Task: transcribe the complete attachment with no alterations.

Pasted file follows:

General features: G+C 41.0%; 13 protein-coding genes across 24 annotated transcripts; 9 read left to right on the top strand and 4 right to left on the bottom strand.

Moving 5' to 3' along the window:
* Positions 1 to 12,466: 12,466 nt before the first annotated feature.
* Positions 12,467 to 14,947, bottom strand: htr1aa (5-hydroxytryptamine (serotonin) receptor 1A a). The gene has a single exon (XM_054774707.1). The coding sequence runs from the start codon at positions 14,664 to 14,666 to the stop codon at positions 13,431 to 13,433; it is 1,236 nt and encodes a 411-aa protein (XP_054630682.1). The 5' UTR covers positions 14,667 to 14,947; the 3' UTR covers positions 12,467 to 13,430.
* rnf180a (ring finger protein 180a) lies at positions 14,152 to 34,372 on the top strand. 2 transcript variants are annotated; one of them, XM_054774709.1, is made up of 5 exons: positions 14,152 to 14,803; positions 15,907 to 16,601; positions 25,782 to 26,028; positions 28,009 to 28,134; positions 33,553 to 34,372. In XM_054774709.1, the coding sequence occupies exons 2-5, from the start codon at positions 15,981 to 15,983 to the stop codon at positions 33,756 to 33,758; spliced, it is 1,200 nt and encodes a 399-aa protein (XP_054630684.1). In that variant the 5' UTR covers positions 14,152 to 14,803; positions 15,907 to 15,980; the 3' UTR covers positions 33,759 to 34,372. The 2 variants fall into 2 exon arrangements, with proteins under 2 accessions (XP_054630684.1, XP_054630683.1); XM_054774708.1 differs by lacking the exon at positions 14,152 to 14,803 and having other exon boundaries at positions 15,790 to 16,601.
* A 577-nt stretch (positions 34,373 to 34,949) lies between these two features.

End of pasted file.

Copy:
General features: G+C 41.0%; 13 protein-coding genes across 24 annotated transcripts; 9 read left to right on the top strand and 4 right to left on the bottom strand.

Moving 5' to 3' along the window:
* Positions 1 to 12,466: 12,466 nt before the first annotated feature.
* Positions 12,467 to 14,947, bottom strand: htr1aa (5-hydroxytryptamine (serotonin) receptor 1A a). The gene has a single exon (XM_054774707.1). The coding sequence runs from the start codon at positions 14,664 to 14,666 to the stop codon at positions 13,431 to 13,433; it is 1,236 nt and encodes a 411-aa protein (XP_054630682.1). The 5' UTR covers positions 14,667 to 14,947; the 3' UTR covers positions 12,467 to 13,430.
* rnf180a (ring finger protein 180a) lies at positions 14,152 to 34,372 on the top strand. 2 transcript variants are annotated; one of them, XM_054774709.1, is made up of 5 exons: positions 14,152 to 14,803; positions 15,907 to 16,601; positions 25,782 to 26,028; positions 28,009 to 28,134; positions 33,553 to 34,372. In XM_054774709.1, the coding sequence occupies exons 2-5, from the start codon at positions 15,981 to 15,983 to the stop codon at positions 33,756 to 33,758; spliced, it is 1,200 nt and encodes a 399-aa protein (XP_054630684.1). In that variant the 5' UTR covers positions 14,152 to 14,803; positions 15,907 to 15,980; the 3' UTR covers positions 33,759 to 34,372. The 2 variants fall into 2 exon arrangements, with proteins under 2 accessions (XP_054630684.1, XP_054630683.1); XM_054774708.1 differs by lacking the exon at positions 14,152 to 14,803 and having other exon boundaries at positions 15,790 to 16,601.
* A 577-nt stretch (positions 34,373 to 34,949) lies between these two features.